In just one year, Brockhampton went from a virtually unknown band to a critically acclaimed, highly influential group in contemporary music. Boasting incredible productions, phenomenal lyricism and a diverse set of voices and stories, Brockhampton has become an unstoppable force. When it was abruptly announced that one of the group’s founding members, Ameer Vann, was removed from the group earlier this year, fans and the group itself were left wondering how to recover from such a loss.
What resulted, however, was the highly experimental album “iridescence.” This project remains true to the connotations of a color-changing spectrum its name holds by offering a fresh perspective on the world and an intimate look into minds of the individuals that make up Brockhampton. The album’s unorthodox production, the formerly-independent group’s first through a major label, is very industrial and cathartic, focusing largely on dissatisfaction with fame, loneliness, mental health and rebirth.
The album opens with an intense track, “NEW ORLEANS,” in which the listener is introduced to the attitude and mentality the group now possesses. This is illustrated on the track several times, when vocalist Matt Champion raps, “Don’t like how they talking to me, why they walking to me?” referring to his new celebrity status and the negative byproducts of life in the public eye. This track sets the tone for the entire album, echoing the chaotic emotions through its overstimulated production style.
The second track, “THUG LIFE,” provides a seamless transition from the opener, representing the dichotomy of the entire project. Where the record’s sound was once angry and boastful, it is now calm, introspective and nostalgic. The first two songs see the group members going back and forth between overcompensating for their feelings through anger and indulging in their emotions. This two-sided sentiment is most prominent on tracks like “WHERE THE CASH AT,” an ode to wealth, and “TONYA,” which uses the story of Tonya Harding as a metaphor for a fall from fame.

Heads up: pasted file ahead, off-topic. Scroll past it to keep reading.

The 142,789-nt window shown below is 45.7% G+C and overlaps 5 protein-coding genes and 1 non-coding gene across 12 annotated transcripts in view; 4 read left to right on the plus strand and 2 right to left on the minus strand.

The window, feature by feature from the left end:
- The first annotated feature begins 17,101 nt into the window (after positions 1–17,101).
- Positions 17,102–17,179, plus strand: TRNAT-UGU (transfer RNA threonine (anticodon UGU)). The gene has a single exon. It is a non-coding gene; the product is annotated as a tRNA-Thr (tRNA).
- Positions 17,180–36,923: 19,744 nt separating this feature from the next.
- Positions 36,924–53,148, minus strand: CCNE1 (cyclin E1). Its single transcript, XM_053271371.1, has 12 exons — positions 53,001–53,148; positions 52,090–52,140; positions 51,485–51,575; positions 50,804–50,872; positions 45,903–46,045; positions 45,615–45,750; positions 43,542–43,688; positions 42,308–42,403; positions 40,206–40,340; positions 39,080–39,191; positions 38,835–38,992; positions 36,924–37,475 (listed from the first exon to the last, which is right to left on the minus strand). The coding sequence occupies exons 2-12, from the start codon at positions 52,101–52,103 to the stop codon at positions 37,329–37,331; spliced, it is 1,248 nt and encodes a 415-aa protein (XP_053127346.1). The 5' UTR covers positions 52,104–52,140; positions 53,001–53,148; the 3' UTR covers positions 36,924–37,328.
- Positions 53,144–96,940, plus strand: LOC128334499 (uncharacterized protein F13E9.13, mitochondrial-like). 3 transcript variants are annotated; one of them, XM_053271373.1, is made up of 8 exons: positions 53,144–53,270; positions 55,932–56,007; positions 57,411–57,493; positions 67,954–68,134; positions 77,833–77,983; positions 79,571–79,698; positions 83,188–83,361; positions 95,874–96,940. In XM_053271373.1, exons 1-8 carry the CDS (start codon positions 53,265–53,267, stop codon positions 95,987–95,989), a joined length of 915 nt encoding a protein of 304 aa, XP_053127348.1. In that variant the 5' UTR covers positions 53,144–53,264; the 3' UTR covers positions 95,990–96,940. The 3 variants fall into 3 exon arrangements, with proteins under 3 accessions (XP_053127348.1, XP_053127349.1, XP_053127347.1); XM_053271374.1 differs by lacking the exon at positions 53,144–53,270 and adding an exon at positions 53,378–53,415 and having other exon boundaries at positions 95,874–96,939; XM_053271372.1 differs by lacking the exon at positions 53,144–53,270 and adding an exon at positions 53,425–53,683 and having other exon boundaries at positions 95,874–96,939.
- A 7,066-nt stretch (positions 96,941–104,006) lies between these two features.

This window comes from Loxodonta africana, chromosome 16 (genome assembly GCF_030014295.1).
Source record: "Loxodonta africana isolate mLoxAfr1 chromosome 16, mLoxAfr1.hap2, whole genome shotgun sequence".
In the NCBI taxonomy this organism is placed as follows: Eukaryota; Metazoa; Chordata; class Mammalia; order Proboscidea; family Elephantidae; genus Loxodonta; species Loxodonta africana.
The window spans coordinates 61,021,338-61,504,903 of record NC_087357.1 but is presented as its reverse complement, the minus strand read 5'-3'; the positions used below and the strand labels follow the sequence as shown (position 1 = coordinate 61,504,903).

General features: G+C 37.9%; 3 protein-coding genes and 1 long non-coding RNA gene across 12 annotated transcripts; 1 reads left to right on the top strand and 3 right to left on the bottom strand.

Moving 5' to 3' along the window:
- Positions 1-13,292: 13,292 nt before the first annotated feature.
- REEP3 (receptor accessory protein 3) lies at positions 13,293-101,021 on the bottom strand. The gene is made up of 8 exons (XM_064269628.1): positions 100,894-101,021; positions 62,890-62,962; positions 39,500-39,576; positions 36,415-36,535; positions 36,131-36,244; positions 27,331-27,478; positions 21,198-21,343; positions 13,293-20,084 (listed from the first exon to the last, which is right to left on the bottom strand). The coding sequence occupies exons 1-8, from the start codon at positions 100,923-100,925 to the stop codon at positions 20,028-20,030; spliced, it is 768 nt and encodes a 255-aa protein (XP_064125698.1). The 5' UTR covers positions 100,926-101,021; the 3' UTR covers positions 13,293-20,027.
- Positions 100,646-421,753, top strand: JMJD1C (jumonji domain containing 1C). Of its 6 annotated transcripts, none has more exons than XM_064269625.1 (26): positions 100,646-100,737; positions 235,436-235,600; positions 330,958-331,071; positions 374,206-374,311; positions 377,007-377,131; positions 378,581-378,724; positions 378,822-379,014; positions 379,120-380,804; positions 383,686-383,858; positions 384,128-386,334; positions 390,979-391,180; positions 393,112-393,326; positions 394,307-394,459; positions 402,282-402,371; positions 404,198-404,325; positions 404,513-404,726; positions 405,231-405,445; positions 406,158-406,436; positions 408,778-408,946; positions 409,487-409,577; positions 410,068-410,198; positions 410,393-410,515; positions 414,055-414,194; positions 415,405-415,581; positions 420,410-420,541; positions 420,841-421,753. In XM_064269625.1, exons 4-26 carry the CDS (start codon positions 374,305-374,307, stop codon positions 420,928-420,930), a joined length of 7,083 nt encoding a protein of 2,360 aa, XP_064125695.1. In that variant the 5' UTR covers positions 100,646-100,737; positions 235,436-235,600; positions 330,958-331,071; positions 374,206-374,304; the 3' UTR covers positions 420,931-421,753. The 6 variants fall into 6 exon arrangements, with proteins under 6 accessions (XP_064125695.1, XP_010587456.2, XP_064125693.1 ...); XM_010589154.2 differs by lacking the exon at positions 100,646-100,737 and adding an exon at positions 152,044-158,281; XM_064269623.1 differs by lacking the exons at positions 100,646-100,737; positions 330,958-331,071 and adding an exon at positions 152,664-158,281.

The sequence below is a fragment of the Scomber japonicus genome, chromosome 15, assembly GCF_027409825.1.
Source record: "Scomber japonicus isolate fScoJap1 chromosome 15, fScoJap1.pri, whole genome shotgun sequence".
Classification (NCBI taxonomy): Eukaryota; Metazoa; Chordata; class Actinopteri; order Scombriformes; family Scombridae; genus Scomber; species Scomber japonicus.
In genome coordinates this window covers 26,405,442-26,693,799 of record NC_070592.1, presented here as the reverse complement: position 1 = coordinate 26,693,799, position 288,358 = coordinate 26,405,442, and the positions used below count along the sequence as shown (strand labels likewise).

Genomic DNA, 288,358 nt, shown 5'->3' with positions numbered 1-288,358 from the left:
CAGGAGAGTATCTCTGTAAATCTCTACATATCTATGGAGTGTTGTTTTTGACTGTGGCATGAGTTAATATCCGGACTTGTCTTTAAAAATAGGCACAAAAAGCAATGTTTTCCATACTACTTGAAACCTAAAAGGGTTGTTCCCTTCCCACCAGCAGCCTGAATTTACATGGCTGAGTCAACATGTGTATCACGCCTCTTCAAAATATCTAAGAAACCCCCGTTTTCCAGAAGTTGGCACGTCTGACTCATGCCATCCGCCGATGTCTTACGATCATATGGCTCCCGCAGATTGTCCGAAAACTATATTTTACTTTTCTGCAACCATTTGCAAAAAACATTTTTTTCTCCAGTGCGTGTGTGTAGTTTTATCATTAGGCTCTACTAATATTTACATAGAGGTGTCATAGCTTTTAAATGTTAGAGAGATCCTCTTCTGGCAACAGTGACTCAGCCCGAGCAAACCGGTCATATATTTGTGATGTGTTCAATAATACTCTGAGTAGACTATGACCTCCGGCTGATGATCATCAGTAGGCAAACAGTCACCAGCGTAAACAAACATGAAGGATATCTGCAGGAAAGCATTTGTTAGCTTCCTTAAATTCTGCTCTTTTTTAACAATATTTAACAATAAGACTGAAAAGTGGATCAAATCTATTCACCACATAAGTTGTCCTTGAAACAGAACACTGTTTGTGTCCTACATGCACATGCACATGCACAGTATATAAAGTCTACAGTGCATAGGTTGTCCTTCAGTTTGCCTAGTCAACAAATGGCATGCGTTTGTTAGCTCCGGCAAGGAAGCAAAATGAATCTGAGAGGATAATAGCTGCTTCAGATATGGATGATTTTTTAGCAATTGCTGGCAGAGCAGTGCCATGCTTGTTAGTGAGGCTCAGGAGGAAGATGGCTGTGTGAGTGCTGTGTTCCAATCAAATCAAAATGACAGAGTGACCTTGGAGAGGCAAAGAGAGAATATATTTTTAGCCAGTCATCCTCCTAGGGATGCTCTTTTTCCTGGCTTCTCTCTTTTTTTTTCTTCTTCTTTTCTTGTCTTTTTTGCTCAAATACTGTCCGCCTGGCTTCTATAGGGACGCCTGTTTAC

The experimental production of “iridescence” marks somewhat of a rebirth for the group — a theme touched upon on tracks like “NEW ORLEANS” and “J’OUVERT.” Members Joba and Bearface stepped up to fill the holes left by Vann’s departure, with both of them recreating their styles and taking different approaches to their vocal delivery, especially on “BERLIN,” “THUG LIFE” and “WEIGHT.”
“WEIGHT,” is the strongest track on “iridescence,” encapsulating Brockhampton’s indignant attitude. It dives headfirst into the demons each member faces, including issues regarding sexuality, self-harm, anxiety, paranoia and loneliness. The group speaks about using drugs and alcohol to suppress the demons produced by the limelight and the many new voices constantly scrutinizing them. Feelings of isolation are further explored on the album’s outro, “FABRIC,” on which Joba sings, “Don’t mind me I’m just killing time, but if you’ve got a lifeline throw it, throw it.”
Although “iridescence” is a weaker effort than the “Saturation” trilogy, its redeeming qualities appear in the more stripped down, emotionally charged tracks. The abrasive production will surely disappoint many fans and listeners, but the group’s new approach is refreshing and clearly serves as a way for the members to work through the turbulent few months they endured prior to the album’s release. While not for everyone, “iridescence” is still a solid project.